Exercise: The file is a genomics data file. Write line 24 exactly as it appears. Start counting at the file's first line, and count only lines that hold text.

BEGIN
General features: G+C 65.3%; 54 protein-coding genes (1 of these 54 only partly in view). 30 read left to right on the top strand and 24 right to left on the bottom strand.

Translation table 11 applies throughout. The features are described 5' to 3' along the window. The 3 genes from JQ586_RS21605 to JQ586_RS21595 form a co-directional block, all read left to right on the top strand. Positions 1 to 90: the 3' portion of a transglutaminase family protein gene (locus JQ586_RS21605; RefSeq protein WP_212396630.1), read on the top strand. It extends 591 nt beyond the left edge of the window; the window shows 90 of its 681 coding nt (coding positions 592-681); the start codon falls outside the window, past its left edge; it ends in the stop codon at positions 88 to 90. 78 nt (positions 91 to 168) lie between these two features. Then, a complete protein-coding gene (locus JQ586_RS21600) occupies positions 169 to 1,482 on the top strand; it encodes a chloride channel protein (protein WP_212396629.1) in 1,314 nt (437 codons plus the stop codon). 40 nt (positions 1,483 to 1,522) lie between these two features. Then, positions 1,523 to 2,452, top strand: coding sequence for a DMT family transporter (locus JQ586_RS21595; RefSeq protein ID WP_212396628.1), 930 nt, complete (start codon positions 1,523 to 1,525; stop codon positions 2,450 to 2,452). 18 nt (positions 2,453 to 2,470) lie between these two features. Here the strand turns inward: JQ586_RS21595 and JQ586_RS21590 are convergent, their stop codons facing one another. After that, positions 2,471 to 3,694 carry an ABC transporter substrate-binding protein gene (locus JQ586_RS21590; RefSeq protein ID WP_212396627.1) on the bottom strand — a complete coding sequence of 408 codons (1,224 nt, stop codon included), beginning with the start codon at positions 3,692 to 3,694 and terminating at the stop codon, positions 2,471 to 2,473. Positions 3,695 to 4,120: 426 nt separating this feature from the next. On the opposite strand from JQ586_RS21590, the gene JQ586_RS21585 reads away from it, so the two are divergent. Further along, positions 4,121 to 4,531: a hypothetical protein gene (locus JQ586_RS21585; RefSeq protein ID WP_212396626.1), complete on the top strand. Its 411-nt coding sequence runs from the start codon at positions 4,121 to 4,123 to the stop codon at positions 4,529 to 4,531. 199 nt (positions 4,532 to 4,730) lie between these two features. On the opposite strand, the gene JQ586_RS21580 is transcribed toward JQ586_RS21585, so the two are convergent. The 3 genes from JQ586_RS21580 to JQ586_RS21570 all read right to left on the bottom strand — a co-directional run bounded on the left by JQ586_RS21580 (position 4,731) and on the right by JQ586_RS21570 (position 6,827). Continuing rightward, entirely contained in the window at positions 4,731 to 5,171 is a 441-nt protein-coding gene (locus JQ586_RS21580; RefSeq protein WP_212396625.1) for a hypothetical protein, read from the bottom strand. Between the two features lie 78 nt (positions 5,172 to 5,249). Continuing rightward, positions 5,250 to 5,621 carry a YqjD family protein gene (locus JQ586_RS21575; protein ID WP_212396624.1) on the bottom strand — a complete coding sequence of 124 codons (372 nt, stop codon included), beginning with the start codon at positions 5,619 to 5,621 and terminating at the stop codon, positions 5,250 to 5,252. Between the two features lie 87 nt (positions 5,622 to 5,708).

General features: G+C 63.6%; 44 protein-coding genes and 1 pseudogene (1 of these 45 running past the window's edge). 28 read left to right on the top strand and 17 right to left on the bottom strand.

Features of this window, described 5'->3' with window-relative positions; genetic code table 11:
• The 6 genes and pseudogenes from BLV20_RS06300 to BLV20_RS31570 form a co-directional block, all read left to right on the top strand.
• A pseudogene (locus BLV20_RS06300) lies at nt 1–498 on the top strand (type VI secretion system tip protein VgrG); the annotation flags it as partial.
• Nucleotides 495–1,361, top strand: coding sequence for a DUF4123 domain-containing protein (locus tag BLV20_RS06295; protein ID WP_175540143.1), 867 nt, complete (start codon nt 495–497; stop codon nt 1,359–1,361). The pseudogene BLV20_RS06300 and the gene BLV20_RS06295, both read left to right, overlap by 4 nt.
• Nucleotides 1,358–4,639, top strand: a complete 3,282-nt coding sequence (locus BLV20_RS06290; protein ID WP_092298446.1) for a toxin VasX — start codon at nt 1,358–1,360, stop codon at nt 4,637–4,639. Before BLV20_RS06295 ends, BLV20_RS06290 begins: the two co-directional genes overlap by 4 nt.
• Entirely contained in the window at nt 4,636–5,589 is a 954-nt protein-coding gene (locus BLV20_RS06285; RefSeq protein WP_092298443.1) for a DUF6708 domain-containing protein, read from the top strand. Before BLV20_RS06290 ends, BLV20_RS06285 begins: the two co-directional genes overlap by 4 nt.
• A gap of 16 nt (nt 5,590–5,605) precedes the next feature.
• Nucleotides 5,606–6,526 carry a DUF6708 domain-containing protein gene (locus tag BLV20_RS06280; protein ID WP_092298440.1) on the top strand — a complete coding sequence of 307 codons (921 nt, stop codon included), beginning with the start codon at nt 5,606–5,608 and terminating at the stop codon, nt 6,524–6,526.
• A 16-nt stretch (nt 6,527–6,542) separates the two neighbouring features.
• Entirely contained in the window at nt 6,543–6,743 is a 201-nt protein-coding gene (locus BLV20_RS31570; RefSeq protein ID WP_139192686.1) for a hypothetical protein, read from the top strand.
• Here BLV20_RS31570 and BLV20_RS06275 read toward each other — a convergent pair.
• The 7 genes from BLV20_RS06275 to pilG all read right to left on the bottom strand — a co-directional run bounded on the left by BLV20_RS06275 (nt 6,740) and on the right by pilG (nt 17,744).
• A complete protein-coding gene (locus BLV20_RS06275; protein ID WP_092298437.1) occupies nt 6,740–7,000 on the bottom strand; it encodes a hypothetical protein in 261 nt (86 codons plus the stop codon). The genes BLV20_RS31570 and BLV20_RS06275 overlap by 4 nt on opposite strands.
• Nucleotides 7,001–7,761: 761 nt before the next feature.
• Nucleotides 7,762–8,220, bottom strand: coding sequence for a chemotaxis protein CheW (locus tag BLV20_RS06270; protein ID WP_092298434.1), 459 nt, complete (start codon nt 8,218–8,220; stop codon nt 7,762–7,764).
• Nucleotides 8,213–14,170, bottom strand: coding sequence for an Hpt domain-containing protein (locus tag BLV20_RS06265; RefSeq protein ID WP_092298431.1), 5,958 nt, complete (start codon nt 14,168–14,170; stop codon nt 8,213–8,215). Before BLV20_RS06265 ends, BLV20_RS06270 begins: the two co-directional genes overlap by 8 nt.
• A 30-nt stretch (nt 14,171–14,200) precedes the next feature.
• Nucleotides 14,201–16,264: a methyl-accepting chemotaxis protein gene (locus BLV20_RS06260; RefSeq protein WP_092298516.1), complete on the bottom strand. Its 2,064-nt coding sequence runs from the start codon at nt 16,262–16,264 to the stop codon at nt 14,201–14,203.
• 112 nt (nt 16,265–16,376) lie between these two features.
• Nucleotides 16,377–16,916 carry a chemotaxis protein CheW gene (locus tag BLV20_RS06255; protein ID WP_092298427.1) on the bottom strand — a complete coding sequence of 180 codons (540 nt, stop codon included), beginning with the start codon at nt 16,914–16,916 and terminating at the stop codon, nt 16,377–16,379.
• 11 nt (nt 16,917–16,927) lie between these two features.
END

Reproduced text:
• 11 nt (nt 16,917–16,927) lie between these two features.